The analyst added: "A lot of these younger people, they are sick and tired of the Thai conflict over the last 15 years. And they've seen two military coups that have put the same people in power. They have seen several elections that have gone nowhere. So I think a lot of these people are ... trying to take back their country."

Anticipating the court's action, Future Forward drew thousands of supporters to a rally in downtown Bangkok in December to denounce the government. But analysts do not expect an immediate return to the sometimes violent mass protests that have periodically rocked the Thai capital over the past few decades.

Kurlantzick said countries doing business in Southeast Asia's second-largest economy were watching developments closely but growing inured to the turmoil.

"There is a degree of understanding, especially among foreign companies, that Thailand has had a long period of unrest, and that's certainly not good, but it's just become a part of business life in the kingdom. Long term, that's not going to help investment from Western companies, but it's sort of being priced in for now," he said.

Thailand has also been a close military ally of America in a part of the world where the U.S. is competing fiercely with China for influence. Though U.S. arms sales to the country tailed off in the wake of the 2014 coup, they have picked up since last year's election.

Kurlantzick does not expect the detente to end just yet.

"The White House has generally wanted to push a policy of boosting ties with Thailand, and I think — while Future Forward's ban might lead to some consternation in Congress and some in the administration — it will not stop arms sales," he said.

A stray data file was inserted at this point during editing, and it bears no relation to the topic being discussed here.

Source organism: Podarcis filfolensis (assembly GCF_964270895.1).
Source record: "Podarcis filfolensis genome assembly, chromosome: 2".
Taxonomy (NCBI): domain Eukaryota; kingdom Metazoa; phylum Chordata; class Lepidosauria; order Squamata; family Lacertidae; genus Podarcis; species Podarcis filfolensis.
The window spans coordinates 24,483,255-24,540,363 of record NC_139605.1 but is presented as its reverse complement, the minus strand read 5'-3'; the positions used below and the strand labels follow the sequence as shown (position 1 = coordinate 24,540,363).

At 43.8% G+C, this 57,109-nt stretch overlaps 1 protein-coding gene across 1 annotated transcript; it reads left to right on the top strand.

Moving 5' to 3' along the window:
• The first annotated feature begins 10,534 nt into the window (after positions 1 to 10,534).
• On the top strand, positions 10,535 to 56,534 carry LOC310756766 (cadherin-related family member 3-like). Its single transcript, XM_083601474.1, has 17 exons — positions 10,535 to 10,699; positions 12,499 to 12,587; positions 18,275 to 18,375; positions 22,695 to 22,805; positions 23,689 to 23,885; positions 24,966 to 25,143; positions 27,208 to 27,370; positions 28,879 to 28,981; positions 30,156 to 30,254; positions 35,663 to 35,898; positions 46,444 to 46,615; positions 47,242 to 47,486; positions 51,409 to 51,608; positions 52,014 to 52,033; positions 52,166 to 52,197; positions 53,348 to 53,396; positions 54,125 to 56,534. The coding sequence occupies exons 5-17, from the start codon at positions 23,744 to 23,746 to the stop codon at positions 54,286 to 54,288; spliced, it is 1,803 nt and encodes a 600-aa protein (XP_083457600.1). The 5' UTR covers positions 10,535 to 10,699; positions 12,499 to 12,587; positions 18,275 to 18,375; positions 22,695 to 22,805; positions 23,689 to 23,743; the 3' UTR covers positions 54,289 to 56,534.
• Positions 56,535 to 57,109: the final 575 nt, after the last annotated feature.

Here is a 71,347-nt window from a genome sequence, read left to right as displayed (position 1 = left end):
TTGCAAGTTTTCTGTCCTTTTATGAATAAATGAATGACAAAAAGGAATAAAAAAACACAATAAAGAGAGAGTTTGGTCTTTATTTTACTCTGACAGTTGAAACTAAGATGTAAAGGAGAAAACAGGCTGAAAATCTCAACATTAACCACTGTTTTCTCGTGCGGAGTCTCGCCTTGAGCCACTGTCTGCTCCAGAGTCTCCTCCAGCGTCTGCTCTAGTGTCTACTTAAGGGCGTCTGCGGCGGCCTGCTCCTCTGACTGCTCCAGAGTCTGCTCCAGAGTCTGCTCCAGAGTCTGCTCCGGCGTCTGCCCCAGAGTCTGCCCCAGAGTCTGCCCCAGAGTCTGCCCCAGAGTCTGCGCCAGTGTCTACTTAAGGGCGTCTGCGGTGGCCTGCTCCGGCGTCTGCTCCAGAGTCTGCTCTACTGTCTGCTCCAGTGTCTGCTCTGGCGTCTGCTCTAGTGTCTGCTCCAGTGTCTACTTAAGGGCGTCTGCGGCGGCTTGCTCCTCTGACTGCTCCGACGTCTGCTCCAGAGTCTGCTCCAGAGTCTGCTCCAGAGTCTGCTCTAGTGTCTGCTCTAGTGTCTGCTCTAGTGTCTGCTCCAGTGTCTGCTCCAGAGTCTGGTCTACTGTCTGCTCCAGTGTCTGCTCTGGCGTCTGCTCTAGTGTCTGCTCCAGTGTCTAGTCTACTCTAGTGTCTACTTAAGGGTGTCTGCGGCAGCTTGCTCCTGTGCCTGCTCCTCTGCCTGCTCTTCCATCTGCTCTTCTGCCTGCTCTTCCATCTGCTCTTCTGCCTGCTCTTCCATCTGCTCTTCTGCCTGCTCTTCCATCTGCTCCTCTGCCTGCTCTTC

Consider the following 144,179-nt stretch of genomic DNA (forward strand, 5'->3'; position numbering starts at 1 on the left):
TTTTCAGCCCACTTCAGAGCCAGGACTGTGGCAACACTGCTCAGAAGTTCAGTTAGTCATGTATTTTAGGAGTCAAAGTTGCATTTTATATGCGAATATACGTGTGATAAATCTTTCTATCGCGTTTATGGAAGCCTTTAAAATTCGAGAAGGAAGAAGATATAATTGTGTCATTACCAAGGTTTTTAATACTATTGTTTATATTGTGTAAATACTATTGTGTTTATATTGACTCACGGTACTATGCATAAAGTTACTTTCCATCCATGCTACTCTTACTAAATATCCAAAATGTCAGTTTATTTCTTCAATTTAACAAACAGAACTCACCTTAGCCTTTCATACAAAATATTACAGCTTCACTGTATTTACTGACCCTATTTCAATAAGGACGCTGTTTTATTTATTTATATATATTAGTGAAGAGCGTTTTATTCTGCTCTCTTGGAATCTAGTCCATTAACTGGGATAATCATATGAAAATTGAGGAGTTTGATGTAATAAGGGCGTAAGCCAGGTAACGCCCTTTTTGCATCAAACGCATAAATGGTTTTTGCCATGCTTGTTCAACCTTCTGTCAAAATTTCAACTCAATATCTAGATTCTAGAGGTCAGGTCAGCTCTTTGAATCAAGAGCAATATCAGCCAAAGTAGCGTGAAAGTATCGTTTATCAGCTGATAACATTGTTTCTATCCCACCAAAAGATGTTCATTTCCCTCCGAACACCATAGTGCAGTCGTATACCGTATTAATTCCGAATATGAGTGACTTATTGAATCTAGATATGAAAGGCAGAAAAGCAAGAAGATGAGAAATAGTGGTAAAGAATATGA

Case against Future Forward

The case against Future Forward stemmed from a pair of loans Thanathorn had extended to his fledgling party worth a combined $6 million to see it through the election campaign.

In its complaint to the court, the Election Commission claimed the loan broke articles of Thailand's law on political parties that make no mention of loans as a legitimate source of revenue and cap an individual's donations within 12 months at about $320,000. As a consequence, the commission reasoned, Future Forward also broke another article of the law that bars parties from accepting donations, assets or other benefits from illegitimate sources and which includes dissolution as punishment.

Future Forward said the loans were above board and should not count as either a donation or revenue.

Advisers to the Election Commission seemed to agree.

According to local media, leaked commission records showed that two panels the election body set up to probe the case had recommended dropping it, reasoning that loans are not income.